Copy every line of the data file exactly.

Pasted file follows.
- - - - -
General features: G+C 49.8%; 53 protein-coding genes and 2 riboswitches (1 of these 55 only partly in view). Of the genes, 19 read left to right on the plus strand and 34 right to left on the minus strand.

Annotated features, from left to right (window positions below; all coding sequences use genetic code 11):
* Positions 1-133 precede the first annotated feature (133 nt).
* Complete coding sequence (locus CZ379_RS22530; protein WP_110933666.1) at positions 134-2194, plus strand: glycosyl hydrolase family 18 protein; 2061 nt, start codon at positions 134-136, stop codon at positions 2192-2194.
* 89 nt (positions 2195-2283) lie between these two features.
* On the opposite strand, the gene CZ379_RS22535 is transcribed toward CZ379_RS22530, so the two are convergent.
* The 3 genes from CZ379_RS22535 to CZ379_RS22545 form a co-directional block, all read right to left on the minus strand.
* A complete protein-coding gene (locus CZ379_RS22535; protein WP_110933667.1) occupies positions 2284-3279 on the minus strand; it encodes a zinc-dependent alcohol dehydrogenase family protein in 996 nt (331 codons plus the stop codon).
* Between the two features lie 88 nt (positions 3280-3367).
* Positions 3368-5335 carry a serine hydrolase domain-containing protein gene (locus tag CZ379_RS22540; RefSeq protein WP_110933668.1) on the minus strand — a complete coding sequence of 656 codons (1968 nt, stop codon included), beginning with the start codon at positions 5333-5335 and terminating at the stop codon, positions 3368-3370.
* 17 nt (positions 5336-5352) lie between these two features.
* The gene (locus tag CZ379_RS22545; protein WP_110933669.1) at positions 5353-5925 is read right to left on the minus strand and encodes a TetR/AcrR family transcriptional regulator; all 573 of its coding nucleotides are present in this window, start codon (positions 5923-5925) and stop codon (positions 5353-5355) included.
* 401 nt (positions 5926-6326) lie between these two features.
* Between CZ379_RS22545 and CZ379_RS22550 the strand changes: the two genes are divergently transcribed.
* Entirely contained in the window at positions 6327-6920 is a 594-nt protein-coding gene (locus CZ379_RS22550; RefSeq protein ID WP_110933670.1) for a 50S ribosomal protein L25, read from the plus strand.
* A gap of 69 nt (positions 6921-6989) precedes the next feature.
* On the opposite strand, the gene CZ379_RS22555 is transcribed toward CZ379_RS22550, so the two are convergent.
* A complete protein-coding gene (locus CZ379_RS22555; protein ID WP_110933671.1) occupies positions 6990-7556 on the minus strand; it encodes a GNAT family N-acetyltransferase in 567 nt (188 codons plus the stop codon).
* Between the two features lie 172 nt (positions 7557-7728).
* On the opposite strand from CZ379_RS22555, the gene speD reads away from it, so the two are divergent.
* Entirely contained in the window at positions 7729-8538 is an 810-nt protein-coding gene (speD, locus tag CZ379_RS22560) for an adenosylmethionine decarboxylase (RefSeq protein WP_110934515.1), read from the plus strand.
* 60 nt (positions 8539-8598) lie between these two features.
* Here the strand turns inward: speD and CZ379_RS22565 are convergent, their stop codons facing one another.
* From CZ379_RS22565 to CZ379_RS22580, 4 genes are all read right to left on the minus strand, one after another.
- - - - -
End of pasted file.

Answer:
General features: G+C 49.8%; 53 protein-coding genes and 2 riboswitches (1 of these 55 only partly in view). Of the genes, 19 read left to right on the plus strand and 34 right to left on the minus strand.

Annotated features, from left to right (window positions below; all coding sequences use genetic code 11):
* Positions 1-133 precede the first annotated feature (133 nt).
* Complete coding sequence (locus CZ379_RS22530; protein WP_110933666.1) at positions 134-2194, plus strand: glycosyl hydrolase family 18 protein; 2061 nt, start codon at positions 134-136, stop codon at positions 2192-2194.
* 89 nt (positions 2195-2283) lie between these two features.
* On the opposite strand, the gene CZ379_RS22535 is transcribed toward CZ379_RS22530, so the two are convergent.
* The 3 genes from CZ379_RS22535 to CZ379_RS22545 form a co-directional block, all read right to left on the minus strand.
* A complete protein-coding gene (locus CZ379_RS22535; protein WP_110933667.1) occupies positions 2284-3279 on the minus strand; it encodes a zinc-dependent alcohol dehydrogenase family protein in 996 nt (331 codons plus the stop codon).
* Between the two features lie 88 nt (positions 3280-3367).
* Positions 3368-5335 carry a serine hydrolase domain-containing protein gene (locus tag CZ379_RS22540; RefSeq protein WP_110933668.1) on the minus strand — a complete coding sequence of 656 codons (1968 nt, stop codon included), beginning with the start codon at positions 5333-5335 and terminating at the stop codon, positions 3368-3370.
* 17 nt (positions 5336-5352) lie between these two features.
* The gene (locus tag CZ379_RS22545; protein WP_110933669.1) at positions 5353-5925 is read right to left on the minus strand and encodes a TetR/AcrR family transcriptional regulator; all 573 of its coding nucleotides are present in this window, start codon (positions 5923-5925) and stop codon (positions 5353-5355) included.
* 401 nt (positions 5926-6326) lie between these two features.
* Between CZ379_RS22545 and CZ379_RS22550 the strand changes: the two genes are divergently transcribed.
* Entirely contained in the window at positions 6327-6920 is a 594-nt protein-coding gene (locus CZ379_RS22550; RefSeq protein ID WP_110933670.1) for a 50S ribosomal protein L25, read from the plus strand.
* A gap of 69 nt (positions 6921-6989) precedes the next feature.
* On the opposite strand, the gene CZ379_RS22555 is transcribed toward CZ379_RS22550, so the two are convergent.
* A complete protein-coding gene (locus CZ379_RS22555; protein ID WP_110933671.1) occupies positions 6990-7556 on the minus strand; it encodes a GNAT family N-acetyltransferase in 567 nt (188 codons plus the stop codon).
* Between the two features lie 172 nt (positions 7557-7728).
* On the opposite strand from CZ379_RS22555, the gene speD reads away from it, so the two are divergent.
* Entirely contained in the window at positions 7729-8538 is an 810-nt protein-coding gene (speD, locus tag CZ379_RS22560) for an adenosylmethionine decarboxylase (RefSeq protein WP_110934515.1), read from the plus strand.
* 60 nt (positions 8539-8598) lie between these two features.
* Here the strand turns inward: speD and CZ379_RS22565 are convergent, their stop codons facing one another.
* From CZ379_RS22565 to CZ379_RS22580, 4 genes are all read right to left on the minus strand, one after another.